After four days in Amerongen, we moved on to Otterlo, a quiet town about a 40-minute taxi drive away. Otterlo’s history essentially completes the story of WWII in the region, namely, the liberation by the Allies in 1945.
This is the region where the Allies launched Operation Market Garden to take the bridges that were critical to their advance toward Germany.
This is also the site of the book and movie A Bridge Too Far, which tells the story of the ill-fated attempt to capture the final bridge at Arnhem. The Battle of Otterlo was the last big battle to take place in the Netherlands.
The museum is dedicated to the Battle of Arnhem, and the hotel served as the headquarters for the British 1st Airborne Division. In the basement of the museum is a realistic, loud and adrenaline-inducing depiction of the Battle of Arnhem.
The cemetery visit was just the opposite: tranquil and beautiful, but sad. Both sites elicited deep but different emotions.
The cycling took us through forests, villages and the city of Arnhem. We climbed more hills than in the first four days, so for this section of the trip, Martin advised me to opt for an e-bike, which provides battery-powered assistance on demand, helping me ascend the long, steep hills.
I had trained hard for this trip, going for 30+ mile rides several days a week on the beach bike path in Los Angeles. But if I hadn’t switched to the e-bike, I would have struggled to get up the few hills we did encounter in one of the flattest countries on earth.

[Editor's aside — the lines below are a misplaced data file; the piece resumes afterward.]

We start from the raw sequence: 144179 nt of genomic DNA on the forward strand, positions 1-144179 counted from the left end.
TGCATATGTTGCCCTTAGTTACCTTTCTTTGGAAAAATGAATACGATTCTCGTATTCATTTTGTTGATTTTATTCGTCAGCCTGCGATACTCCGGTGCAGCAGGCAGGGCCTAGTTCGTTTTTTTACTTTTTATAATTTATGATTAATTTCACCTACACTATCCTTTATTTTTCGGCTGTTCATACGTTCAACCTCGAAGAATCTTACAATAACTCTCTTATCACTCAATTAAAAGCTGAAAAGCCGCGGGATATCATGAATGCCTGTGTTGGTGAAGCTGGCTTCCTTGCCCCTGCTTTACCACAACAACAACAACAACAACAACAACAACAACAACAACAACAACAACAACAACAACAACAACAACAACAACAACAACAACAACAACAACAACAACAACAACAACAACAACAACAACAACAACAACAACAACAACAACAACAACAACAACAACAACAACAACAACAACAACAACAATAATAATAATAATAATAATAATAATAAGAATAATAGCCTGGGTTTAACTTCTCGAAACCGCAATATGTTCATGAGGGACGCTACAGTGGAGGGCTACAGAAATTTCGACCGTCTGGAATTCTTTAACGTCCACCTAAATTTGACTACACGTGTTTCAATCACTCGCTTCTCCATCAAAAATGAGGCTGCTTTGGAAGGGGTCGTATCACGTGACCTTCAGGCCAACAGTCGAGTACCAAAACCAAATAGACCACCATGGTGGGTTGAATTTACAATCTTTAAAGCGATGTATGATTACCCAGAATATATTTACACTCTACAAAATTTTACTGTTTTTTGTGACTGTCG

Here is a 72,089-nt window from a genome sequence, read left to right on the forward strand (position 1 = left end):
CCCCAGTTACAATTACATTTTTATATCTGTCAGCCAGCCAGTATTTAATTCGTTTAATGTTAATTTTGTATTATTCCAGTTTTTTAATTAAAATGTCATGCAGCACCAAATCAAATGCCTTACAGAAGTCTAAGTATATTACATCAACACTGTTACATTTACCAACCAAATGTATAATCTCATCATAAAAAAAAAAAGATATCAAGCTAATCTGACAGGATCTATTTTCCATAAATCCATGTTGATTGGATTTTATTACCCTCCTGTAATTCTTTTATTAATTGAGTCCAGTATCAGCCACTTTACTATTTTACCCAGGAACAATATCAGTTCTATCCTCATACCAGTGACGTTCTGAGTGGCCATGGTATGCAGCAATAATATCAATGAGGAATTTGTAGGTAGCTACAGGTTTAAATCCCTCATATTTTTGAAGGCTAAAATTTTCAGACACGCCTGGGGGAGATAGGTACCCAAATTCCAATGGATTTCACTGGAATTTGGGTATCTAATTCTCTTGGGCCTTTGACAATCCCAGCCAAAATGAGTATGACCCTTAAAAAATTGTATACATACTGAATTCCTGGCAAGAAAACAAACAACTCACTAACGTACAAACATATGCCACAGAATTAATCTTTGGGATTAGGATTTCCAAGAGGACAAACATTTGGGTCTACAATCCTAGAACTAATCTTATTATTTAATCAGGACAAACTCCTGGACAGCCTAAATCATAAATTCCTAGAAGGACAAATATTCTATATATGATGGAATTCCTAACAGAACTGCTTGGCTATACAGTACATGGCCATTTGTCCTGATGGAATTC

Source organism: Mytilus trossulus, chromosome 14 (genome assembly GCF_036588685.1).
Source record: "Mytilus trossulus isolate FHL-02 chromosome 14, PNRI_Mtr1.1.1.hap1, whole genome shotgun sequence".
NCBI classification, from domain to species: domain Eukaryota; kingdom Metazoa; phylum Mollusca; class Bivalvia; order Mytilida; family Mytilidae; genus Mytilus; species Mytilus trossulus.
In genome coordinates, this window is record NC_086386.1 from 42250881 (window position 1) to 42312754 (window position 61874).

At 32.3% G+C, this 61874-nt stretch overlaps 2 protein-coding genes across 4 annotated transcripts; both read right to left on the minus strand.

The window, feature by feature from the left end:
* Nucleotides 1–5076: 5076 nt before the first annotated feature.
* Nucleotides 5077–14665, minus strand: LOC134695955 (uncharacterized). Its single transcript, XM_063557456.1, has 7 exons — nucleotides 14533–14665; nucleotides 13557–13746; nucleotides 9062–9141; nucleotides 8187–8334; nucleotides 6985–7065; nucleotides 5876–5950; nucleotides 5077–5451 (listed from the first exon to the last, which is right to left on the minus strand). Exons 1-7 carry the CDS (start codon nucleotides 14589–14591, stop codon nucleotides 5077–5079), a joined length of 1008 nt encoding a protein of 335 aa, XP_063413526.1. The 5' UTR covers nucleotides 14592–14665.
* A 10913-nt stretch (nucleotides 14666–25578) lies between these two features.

I took the last couple of days off and joined my wife, Katherine, in exploring the area around Otterlo on foot. It was a good decision.
Otterlo is located a short walk from the National Park De Hoge Veluwe, and we found many hiking trails in and around the park and town.
The excellent Kröller-Müller Museum and Sculpture Garden are in the heart of the park. The art museum is spacious, filled with natural light and beautifully laid out. It also has a great collection, including many Van Goghs, second only to the Van Gogh Museum in Amsterdam.
The sculpture garden was the best I’ve ever seen, with miles of trails and almost 200 impressive pieces scattered along the paths and in the forest.
Our accommodations in Otterlo were at the Hotel De Sterrenberg, a sleek, modern four-star hotel that deserves every one of those stars.
We splurged one night in the excellent restaurant in the hotel and ordered the four-course “Chef’s Surprise.” I couldn’t begin to describe all of the food in those four courses, though I do remember trout, bass and duck, plus a whole bunch of ingredients that I couldn’t recognize or even pronounce.
The most important element in the success of the Netherlands trip was our guide, Martin. His knowledge of the area ensured that we took the most scenic, historic and safe routes each day, and his stories bought the history to life, adding an important personal perspective to what we saw and experienced.
And I’m especially grateful to Hosea Libbey, inventor of the e-bike. If it wasn’t for him, I might have spent way too much time puffing and grinding my way up gentle hills rather than enjoying scenery as bucolic, picturesque and charming as it gets.
If you go
Tripsite’s week-long bike tours through the Netherlands range from $1,200 to $2,700. Check tripsite.com or call 1-800-951-4384 or (570) 965-2064.
Nonstop flights from Washington to Amsterdam in March start at $585 on KLM Airlines.
More information on WWII history in the Netherlands is available at holland.com/global/tourism/holland-stories/liberation-route.